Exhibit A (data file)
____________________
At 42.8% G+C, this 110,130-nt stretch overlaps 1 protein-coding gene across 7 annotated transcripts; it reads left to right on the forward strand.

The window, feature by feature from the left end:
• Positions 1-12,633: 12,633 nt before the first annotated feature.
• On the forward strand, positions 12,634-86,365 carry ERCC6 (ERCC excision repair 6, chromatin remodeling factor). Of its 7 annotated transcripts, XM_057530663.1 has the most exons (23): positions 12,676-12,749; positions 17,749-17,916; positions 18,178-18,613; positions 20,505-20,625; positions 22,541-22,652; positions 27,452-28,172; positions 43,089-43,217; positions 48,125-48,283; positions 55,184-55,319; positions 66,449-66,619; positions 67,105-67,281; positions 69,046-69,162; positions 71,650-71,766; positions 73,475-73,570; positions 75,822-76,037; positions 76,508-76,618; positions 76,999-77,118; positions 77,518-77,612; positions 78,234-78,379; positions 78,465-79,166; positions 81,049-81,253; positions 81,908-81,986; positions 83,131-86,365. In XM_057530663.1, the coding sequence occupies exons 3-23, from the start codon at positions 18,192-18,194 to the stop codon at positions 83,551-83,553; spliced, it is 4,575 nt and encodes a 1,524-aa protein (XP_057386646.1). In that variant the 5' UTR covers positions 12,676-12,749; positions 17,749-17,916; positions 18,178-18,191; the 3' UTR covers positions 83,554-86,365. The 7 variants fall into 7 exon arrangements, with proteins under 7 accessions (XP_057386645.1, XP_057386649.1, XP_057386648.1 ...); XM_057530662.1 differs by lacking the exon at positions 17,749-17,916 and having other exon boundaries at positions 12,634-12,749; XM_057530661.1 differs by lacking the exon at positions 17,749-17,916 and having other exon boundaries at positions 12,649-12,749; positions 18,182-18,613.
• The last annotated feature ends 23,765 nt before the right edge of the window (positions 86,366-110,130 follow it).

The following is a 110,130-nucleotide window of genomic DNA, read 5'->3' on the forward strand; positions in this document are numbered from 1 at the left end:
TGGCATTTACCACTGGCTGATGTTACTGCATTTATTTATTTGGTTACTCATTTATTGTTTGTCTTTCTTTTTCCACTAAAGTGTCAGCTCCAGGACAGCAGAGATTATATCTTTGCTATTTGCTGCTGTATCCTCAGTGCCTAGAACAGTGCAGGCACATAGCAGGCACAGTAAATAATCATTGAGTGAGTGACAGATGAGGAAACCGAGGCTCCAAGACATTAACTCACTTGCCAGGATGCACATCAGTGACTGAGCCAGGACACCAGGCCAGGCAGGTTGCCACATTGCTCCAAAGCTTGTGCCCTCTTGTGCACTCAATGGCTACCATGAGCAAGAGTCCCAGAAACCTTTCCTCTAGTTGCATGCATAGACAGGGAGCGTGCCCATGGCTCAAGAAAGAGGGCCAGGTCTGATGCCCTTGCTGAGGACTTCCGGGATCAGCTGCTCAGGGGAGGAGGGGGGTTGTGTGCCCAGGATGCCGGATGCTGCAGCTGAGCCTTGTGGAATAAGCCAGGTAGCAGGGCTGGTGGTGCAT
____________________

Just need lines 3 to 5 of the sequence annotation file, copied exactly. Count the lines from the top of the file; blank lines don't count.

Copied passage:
• Positions 1-12,633: 12,633 nt before the first annotated feature.
• On the forward strand, positions 12,634-86,365 carry ERCC6 (ERCC excision repair 6, chromatin remodeling factor). Of its 7 annotated transcripts, XM_057530663.1 has the most exons (23): positions 12,676-12,749; positions 17,749-17,916; positions 18,178-18,613; positions 20,505-20,625; positions 22,541-22,652; positions 27,452-28,172; positions 43,089-43,217; positions 48,125-48,283; positions 55,184-55,319; positions 66,449-66,619; positions 67,105-67,281; positions 69,046-69,162; positions 71,650-71,766; positions 73,475-73,570; positions 75,822-76,037; positions 76,508-76,618; positions 76,999-77,118; positions 77,518-77,612; positions 78,234-78,379; positions 78,465-79,166; positions 81,049-81,253; positions 81,908-81,986; positions 83,131-86,365. In XM_057530663.1, the coding sequence occupies exons 3-23, from the start codon at positions 18,192-18,194 to the stop codon at positions 83,551-83,553; spliced, it is 4,575 nt and encodes a 1,524-aa protein (XP_057386646.1). In that variant the 5' UTR covers positions 12,676-12,749; positions 17,749-17,916; positions 18,178-18,191; the 3' UTR covers positions 83,554-86,365. The 7 variants fall into 7 exon arrangements, with proteins under 7 accessions (XP_057386645.1, XP_057386649.1, XP_057386648.1 ...); XM_057530662.1 differs by lacking the exon at positions 17,749-17,916 and having other exon boundaries at positions 12,634-12,749; XM_057530661.1 differs by lacking the exon at positions 17,749-17,916 and having other exon boundaries at positions 12,649-12,749; positions 18,182-18,613.
• The last annotated feature ends 23,765 nt before the right edge of the window (positions 86,366-110,130 follow it).